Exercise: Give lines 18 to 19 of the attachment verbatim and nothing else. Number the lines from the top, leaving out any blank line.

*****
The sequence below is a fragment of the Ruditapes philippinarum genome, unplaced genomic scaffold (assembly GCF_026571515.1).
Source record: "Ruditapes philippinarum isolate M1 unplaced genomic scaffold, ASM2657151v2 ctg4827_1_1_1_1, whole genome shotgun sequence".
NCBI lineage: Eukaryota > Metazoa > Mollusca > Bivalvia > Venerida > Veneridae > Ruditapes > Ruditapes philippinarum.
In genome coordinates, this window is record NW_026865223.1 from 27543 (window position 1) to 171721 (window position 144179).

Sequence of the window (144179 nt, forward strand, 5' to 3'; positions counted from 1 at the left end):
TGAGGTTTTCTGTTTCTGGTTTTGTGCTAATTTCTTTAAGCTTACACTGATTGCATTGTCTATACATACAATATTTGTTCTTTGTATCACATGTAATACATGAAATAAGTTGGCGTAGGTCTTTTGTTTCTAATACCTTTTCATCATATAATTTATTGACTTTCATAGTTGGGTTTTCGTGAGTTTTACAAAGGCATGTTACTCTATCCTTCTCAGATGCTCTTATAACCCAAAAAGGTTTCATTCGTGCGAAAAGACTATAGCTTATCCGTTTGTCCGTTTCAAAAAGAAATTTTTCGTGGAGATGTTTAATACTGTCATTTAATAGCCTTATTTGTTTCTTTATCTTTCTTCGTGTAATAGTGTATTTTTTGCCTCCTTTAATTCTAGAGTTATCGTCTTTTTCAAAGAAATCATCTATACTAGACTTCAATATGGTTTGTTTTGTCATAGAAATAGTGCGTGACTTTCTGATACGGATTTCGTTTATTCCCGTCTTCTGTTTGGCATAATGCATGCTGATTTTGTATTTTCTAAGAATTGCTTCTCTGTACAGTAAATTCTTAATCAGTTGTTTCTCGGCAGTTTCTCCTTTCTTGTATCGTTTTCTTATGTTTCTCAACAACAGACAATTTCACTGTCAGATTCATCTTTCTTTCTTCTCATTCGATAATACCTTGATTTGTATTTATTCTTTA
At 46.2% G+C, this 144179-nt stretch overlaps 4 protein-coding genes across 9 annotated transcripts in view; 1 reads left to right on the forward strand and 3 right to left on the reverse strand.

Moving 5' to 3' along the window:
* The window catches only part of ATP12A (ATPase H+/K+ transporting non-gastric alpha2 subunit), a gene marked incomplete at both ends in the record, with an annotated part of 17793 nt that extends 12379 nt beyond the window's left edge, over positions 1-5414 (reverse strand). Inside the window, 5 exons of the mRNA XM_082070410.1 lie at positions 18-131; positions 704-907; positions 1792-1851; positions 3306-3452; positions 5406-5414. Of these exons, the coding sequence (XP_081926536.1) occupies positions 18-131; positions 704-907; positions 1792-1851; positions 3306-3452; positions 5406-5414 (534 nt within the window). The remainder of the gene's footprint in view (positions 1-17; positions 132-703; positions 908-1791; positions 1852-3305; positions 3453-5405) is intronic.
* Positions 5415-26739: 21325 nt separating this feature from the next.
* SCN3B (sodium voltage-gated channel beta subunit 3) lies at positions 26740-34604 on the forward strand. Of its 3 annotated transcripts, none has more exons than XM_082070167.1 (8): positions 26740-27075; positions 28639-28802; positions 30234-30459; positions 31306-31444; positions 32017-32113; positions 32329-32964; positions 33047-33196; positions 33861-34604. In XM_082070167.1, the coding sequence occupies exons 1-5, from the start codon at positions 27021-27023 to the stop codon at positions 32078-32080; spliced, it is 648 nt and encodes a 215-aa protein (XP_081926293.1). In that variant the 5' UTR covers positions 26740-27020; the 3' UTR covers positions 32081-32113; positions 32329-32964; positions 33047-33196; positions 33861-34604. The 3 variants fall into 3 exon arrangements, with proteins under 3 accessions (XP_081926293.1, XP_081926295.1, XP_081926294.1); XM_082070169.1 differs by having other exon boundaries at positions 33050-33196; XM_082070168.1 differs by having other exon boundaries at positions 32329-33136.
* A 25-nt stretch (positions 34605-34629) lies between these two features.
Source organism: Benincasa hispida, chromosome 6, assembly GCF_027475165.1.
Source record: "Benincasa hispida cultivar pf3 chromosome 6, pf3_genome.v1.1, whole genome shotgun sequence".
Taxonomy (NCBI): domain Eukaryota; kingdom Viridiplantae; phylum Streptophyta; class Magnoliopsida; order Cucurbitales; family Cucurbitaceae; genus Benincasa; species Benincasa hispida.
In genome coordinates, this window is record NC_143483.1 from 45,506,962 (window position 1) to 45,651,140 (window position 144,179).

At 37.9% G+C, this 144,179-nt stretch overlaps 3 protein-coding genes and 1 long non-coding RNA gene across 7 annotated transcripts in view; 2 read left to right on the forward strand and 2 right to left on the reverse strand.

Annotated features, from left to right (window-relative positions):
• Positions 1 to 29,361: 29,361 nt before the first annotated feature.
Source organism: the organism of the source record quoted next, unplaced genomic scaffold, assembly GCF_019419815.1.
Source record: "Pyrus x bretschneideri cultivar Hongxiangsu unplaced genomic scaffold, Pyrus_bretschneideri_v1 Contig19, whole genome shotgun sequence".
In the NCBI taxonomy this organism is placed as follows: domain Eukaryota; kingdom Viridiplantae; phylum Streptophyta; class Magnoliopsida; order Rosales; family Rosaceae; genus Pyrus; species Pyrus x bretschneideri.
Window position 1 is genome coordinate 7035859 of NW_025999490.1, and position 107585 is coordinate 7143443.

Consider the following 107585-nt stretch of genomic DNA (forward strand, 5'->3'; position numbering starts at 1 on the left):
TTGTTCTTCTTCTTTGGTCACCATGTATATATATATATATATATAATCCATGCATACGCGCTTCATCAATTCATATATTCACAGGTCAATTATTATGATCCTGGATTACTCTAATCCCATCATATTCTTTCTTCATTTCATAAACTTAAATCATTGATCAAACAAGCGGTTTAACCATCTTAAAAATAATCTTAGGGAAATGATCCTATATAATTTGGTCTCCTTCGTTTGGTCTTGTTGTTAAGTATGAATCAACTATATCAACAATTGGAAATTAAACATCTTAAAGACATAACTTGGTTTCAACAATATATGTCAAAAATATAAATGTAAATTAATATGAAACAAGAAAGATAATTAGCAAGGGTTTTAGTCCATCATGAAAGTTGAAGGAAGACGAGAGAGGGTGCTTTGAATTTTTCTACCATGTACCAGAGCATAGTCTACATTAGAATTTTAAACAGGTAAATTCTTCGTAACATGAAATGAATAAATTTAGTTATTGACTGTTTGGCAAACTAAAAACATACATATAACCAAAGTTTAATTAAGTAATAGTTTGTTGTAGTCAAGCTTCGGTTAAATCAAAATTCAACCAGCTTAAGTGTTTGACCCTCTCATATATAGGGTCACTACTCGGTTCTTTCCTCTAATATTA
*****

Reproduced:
Annotated features, from left to right (window-relative positions):
• Positions 1 to 29,361: 29,361 nt before the first annotated feature.